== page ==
Prosecutors today released hundreds of pages of evidence in the hazing death of Florida A&M University drum major Robert Champion.

The evidence includes the probable-cause affidavit, which was used to issue warrants for the arrests of 11 fellow band members accused of participating in the hazing ritual after which Champion collapsed and died.

The documents were released as a result of the discovery process, which requires prosecutors to turn over evidence to defense lawyers.

Champion, 26, who was in line to become the lead drum major for FAMU’s famed Marching 100, was pummeled to death Nov. 19 during a hazing ritual on a band bus that was parked outside the Rosen Plaza hotel in Orlando, State Attorney Lawson Lamar said..

The medical examiner concluded Champion died of hemorrhagic shock caused by blunt-force trauma.

Eleven band members, including fellow drum majors Jonathan Boyce, Shawn Turner and Rikki Wills, are charged with felony hazing resulting in Champion’s death. If convicted, they could be sentenced to five years in prison.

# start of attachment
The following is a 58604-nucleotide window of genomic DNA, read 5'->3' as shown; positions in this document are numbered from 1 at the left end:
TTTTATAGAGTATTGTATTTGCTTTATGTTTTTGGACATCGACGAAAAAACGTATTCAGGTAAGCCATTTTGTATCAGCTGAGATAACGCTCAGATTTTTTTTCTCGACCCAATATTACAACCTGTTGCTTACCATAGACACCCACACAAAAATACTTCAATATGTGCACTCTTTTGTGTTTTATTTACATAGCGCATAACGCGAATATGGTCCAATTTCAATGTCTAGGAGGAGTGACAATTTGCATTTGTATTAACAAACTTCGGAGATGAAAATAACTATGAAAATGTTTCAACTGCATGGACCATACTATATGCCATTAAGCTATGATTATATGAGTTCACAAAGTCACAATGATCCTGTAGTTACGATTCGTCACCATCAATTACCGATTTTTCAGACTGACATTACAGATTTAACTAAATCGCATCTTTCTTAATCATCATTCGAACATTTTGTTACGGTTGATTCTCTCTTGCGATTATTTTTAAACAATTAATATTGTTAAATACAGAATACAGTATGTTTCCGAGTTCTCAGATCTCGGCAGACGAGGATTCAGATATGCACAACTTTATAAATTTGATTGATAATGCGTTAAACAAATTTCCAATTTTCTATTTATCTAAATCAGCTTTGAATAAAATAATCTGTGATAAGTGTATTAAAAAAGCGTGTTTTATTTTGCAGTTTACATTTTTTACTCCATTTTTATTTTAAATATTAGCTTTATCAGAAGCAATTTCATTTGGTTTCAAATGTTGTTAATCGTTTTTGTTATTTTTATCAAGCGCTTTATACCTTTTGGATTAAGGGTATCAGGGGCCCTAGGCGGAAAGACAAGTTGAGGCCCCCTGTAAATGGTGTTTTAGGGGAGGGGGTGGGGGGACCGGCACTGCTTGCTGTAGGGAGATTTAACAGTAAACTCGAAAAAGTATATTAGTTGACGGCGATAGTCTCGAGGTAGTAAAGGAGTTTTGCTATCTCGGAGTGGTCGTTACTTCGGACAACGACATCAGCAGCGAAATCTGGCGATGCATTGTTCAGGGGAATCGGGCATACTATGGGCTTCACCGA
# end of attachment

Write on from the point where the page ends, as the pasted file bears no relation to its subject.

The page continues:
The iconic marching band, a moneymaker for FAMU, Florida’s largest historically black university, had performed that afternoon during halftime of the 66thFlorida Classic, a football game played annually at the Citrus Bowl.

Champion’s death also has led to the suspension of the band for the 2012-13 school year; the sudden retirement of band director Dr. Julian White, 71, who insisted he tried in vain to stop hazing; and a notice filed by a lawyer for Champion’s parents that the family plans to sue the university.

Christopher Chestnut, the parents’ lawyer, said university leaders have been unwilling or unable to stop hazing despite repeated complaints from parents and costly incidents in which band members were paddled so violently they suffered kidney injuries.

In addition to the retirement of White, who led the band from 1998 until this month, FAMU recently dismissed two music professors who were at a Kappa Kappa Psi band fraternity party where hazing occurred in 2010.

Enrollment at FAMU has sagged in wake of the tragedy, but officials have blamed the economy.

The band totaled more than 450 members last fall, included more than 100 people who were not eligible because they were not enrolled in a required band course. About 60 of those ineligible band members traveled to Orlando aboard band buses for the annual football game, which is a major fundraiser for the school.

Two are among those charged in Champion’s death.Referenced from Orlando